Non-invasive ventilation alternating with high-flow nasal oxygen versus high-flow nasal oxygen alone after extubation in COPD patients: a post hoc analysis of a randomized controlled trial

Link to article at PubMed

Ann Intensive Care. 2021 Feb 9;11(1):30. doi: 10.1186/s13613-021-00823-7.

ABSTRACT

BACKGROUND: Several randomized clinical trials have shown that non-invasive ventilation (NIV) applied immediately after extubation may prevent reintubation in patients at high-risk of extubation failure. However, most of studies included patients with chronic respiratory disorders as well as patients without underlying respiratory disease. To date, no study has shown decreased risk of reintubation with prophylactic NIV after extubation among patients with chronic obstructive pulmonary disease (COPD). We hypothesized that prophylactic NIV after extubation may decrease the risk of reintubation in COPD patients as compared with high-flow nasal oxygen. We performed a post hoc subgroup analysis of COPD patients included in a multicenter, randomized, controlled trial comparing prophylactic use of NIV alternating with high-flow nasal oxygen versus high-flow nasal oxygen alone immediately after extubation.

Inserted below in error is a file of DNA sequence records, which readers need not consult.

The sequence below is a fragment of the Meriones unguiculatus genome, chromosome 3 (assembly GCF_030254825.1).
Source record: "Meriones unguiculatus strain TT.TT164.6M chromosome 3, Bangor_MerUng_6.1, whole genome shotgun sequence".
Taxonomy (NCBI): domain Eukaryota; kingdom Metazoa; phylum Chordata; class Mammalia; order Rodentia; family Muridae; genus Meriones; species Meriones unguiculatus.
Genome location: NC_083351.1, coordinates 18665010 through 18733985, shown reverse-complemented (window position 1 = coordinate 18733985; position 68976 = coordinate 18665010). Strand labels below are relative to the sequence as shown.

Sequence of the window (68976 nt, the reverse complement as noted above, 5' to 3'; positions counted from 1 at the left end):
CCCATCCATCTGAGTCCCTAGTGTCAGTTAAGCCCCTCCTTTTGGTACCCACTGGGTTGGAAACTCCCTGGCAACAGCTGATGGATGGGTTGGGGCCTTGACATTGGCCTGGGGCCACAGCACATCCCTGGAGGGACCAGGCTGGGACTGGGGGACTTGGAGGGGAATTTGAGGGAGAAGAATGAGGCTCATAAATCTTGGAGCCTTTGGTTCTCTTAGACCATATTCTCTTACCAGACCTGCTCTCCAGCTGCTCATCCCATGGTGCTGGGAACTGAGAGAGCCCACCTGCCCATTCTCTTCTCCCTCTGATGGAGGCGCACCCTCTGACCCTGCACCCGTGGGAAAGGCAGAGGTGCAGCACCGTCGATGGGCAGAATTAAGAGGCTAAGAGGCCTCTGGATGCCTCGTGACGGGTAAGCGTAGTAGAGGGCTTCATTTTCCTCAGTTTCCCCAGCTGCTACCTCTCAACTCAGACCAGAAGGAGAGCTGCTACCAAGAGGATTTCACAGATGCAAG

RESULTS: Among the 651 patients included in the original study, 150 (23%) had underlying COPD including 86 patients treated with NIV alternating with high-flow nasal oxygen and 64 patients treated with high-flow nasal oxygen alone. The reintubation rate was 13% (11 out of 86 patients) with NIV and 27% (17 out of 64 patients) with high-flow nasal oxygen alone [difference, - 14% (95% CI - 27% to - 1%); p = 0.03]. Whereas reintubation rates were significantly lower with NIV than with high-flow nasal oxygen alone at 72 h and until ICU discharge, mortality in ICU did not differ between groups: 6% (5/86) with NIV vs. 9% (6/64) with high-flow nasal oxygen alone [difference - 4% (95% CI - 14% to 5%); p = 0.40].

CONCLUSIONS: In COPD patients, prophylactic NIV alternating with high-flow nasal oxygen significantly decreased the risk of reintubation compared with high-flow nasal oxygen alone. Trial registration The study was registered at http://www.clinicaltrials.gov with the trial registration number NCT03121482 (20 April 2017).

PMID:33559765 | PMC:PMC7871306 | DOI:10.1186/s13613-021-00823-7

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